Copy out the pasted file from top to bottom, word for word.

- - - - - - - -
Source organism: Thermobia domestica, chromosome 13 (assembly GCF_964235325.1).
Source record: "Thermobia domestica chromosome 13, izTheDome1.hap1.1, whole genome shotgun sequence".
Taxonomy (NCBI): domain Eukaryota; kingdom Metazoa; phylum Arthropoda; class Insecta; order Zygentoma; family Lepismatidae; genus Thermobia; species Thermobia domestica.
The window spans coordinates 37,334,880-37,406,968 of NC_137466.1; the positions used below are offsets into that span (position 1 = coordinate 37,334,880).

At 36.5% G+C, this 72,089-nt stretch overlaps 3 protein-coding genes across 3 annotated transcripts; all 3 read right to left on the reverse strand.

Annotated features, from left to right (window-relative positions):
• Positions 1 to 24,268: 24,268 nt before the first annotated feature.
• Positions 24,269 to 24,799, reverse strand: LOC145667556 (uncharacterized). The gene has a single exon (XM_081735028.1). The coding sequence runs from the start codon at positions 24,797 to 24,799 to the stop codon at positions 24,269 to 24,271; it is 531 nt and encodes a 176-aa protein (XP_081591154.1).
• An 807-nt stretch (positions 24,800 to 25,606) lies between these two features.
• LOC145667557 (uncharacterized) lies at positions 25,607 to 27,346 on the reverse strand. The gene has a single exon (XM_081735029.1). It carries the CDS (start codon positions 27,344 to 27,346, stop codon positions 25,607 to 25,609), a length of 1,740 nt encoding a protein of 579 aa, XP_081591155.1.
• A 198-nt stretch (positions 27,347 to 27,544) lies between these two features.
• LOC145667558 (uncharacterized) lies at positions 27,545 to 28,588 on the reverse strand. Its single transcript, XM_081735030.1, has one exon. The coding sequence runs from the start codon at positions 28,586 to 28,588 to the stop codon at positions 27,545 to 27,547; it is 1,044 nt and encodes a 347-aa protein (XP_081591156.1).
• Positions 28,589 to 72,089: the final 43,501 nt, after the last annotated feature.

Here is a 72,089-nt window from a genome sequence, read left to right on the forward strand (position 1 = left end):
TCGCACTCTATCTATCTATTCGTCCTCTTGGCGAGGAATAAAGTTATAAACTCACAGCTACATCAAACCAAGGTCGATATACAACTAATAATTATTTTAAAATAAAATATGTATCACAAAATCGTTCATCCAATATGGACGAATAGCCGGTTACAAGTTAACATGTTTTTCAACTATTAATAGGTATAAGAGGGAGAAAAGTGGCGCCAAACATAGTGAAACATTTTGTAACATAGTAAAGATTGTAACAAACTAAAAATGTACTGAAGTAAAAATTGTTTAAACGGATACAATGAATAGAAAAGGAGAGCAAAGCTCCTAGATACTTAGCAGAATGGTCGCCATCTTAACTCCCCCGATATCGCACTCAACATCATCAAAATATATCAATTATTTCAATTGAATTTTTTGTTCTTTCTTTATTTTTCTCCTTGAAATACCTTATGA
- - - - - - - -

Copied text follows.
Source organism: Thermobia domestica, chromosome 13 (assembly GCF_964235325.1).
Source record: "Thermobia domestica chromosome 13, izTheDome1.hap1.1, whole genome shotgun sequence".
Taxonomy (NCBI): domain Eukaryota; kingdom Metazoa; phylum Arthropoda; class Insecta; order Zygentoma; family Lepismatidae; genus Thermobia; species Thermobia domestica.
The window spans coordinates 37,334,880-37,406,968 of NC_137466.1; the positions used below are offsets into that span (position 1 = coordinate 37,334,880).

At 36.5% G+C, this 72,089-nt stretch overlaps 3 protein-coding genes across 3 annotated transcripts; all 3 read right to left on the reverse strand.

Annotated features, from left to right (window-relative positions):
• Positions 1 to 24,268: 24,268 nt before the first annotated feature.
• Positions 24,269 to 24,799, reverse strand: LOC145667556 (uncharacterized). The gene has a single exon (XM_081735028.1). The coding sequence runs from the start codon at positions 24,797 to 24,799 to the stop codon at positions 24,269 to 24,271; it is 531 nt and encodes a 176-aa protein (XP_081591154.1).
• An 807-nt stretch (positions 24,800 to 25,606) lies between these two features.
• LOC145667557 (uncharacterized) lies at positions 25,607 to 27,346 on the reverse strand. The gene has a single exon (XM_081735029.1). It carries the CDS (start codon positions 27,344 to 27,346, stop codon positions 25,607 to 25,609), a length of 1,740 nt encoding a protein of 579 aa, XP_081591155.1.
• A 198-nt stretch (positions 27,347 to 27,544) lies between these two features.
• LOC145667558 (uncharacterized) lies at positions 27,545 to 28,588 on the reverse strand. Its single transcript, XM_081735030.1, has one exon. The coding sequence runs from the start codon at positions 28,586 to 28,588 to the stop codon at positions 27,545 to 27,547; it is 1,044 nt and encodes a 347-aa protein (XP_081591156.1).
• Positions 28,589 to 72,089: the final 43,501 nt, after the last annotated feature.

Here is a 72,089-nt window from a genome sequence, read left to right on the forward strand (position 1 = left end):
TCGCACTCTATCTATCTATTCGTCCTCTTGGCGAGGAATAAAGTTATAAACTCACAGCTACATCAAACCAAGGTCGATATACAACTAATAATTATTTTAAAATAAAATATGTATCACAAAATCGTTCATCCAATATGGACGAATAGCCGGTTACAAGTTAACATGTTTTTCAACTATTAATAGGTATAAGAGGGAGAAAAGTGGCGCCAAACATAGTGAAACATTTTGTAACATAGTAAAGATTGTAACAAACTAAAAATGTACTGAAGTAAAAATTGTTTAAACGGATACAATGAATAGAAAAGGAGAGCAAAGCTCCTAGATACTTAGCAGAATGGTCGCCATCTTAACTCCCCCGATATCGCACTCAACATCATCAAAATATATCAATTATTTCAATTGAATTTTTTGTTCTTTCTTTATTTTTCTCCTTGAAATACCTTATGA